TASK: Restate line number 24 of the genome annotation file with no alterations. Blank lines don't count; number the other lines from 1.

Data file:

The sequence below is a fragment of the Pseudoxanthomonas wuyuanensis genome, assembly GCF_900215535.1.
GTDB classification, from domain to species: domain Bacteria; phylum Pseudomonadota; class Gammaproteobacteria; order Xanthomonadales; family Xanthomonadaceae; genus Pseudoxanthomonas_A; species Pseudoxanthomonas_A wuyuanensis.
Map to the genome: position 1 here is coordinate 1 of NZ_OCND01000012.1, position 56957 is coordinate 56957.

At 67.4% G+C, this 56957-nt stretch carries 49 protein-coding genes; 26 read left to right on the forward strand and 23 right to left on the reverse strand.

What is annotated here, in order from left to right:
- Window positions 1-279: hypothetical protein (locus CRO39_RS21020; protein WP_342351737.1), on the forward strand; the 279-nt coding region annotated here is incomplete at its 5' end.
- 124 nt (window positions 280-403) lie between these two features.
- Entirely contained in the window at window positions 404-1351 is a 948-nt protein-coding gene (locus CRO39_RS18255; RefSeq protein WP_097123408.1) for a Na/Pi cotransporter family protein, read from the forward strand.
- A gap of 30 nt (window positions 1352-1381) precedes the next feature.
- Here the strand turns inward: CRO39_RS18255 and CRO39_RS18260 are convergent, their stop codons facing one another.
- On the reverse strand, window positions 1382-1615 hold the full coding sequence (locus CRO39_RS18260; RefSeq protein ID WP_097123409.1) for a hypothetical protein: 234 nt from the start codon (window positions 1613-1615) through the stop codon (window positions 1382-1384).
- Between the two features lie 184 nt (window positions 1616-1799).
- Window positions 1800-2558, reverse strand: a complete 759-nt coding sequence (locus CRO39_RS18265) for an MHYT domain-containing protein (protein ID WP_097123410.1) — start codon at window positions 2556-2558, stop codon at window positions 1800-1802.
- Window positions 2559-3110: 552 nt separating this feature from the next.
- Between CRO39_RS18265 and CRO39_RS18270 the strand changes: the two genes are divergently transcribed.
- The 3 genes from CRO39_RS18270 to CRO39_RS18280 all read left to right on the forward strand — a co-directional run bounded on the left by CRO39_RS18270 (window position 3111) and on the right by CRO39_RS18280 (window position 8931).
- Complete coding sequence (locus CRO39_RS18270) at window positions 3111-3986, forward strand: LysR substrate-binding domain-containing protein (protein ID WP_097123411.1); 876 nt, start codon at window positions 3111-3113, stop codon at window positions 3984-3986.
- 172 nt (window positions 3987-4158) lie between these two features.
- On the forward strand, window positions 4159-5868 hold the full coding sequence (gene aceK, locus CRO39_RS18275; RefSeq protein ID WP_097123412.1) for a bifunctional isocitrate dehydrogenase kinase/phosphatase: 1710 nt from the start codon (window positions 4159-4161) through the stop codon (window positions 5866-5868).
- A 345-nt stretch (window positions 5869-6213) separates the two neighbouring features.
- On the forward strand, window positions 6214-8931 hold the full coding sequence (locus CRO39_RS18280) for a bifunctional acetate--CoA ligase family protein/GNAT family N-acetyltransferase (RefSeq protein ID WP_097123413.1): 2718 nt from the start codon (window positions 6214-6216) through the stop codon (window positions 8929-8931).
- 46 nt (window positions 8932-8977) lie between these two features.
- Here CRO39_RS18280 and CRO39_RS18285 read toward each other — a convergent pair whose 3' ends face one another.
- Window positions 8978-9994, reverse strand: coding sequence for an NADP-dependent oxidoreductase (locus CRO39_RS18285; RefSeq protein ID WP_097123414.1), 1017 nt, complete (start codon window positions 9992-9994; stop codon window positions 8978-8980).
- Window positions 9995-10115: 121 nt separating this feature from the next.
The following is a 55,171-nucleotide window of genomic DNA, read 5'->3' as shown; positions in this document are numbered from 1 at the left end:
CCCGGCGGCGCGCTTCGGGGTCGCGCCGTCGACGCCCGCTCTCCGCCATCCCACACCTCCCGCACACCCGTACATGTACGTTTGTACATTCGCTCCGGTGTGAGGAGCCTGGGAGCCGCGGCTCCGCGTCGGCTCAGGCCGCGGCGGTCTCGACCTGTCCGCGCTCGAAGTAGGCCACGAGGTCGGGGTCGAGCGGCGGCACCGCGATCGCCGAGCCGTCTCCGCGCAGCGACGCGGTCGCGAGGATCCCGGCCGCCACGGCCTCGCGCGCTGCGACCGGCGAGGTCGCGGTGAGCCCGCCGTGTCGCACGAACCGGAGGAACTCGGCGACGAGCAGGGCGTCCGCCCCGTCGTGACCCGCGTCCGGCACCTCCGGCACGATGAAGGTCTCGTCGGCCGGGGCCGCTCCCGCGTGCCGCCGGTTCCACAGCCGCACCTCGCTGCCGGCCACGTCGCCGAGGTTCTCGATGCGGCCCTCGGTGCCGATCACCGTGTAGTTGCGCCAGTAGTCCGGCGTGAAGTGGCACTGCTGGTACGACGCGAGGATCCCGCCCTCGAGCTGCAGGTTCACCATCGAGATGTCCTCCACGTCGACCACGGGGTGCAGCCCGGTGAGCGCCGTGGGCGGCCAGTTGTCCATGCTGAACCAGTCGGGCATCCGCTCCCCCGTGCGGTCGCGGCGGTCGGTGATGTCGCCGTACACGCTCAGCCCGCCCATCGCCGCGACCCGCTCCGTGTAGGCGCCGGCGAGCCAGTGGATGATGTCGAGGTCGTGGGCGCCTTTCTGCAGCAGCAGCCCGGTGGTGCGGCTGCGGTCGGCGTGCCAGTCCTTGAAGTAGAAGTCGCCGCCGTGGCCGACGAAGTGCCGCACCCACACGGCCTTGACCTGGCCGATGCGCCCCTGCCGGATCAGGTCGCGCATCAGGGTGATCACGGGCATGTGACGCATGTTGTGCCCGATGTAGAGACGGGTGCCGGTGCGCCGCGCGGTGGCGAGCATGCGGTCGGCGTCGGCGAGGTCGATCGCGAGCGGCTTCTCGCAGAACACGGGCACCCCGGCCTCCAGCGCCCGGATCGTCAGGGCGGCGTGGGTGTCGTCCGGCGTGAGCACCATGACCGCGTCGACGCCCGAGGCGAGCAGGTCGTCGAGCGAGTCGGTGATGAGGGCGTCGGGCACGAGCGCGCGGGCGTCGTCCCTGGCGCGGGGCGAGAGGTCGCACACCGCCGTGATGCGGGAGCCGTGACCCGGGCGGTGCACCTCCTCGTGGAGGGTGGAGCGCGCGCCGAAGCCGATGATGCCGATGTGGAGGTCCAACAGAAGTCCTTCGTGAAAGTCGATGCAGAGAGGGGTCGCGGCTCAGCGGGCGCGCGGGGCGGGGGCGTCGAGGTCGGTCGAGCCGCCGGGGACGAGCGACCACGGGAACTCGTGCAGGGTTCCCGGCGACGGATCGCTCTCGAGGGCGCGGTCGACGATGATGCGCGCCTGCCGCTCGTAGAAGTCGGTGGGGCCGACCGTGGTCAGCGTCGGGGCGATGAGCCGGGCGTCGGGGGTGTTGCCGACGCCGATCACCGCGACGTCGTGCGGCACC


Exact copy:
- Window positions 8978-9994, reverse strand: coding sequence for an NADP-dependent oxidoreductase (locus CRO39_RS18285; RefSeq protein ID WP_097123414.1), 1017 nt, complete (start codon window positions 9992-9994; stop codon window positions 8978-8980).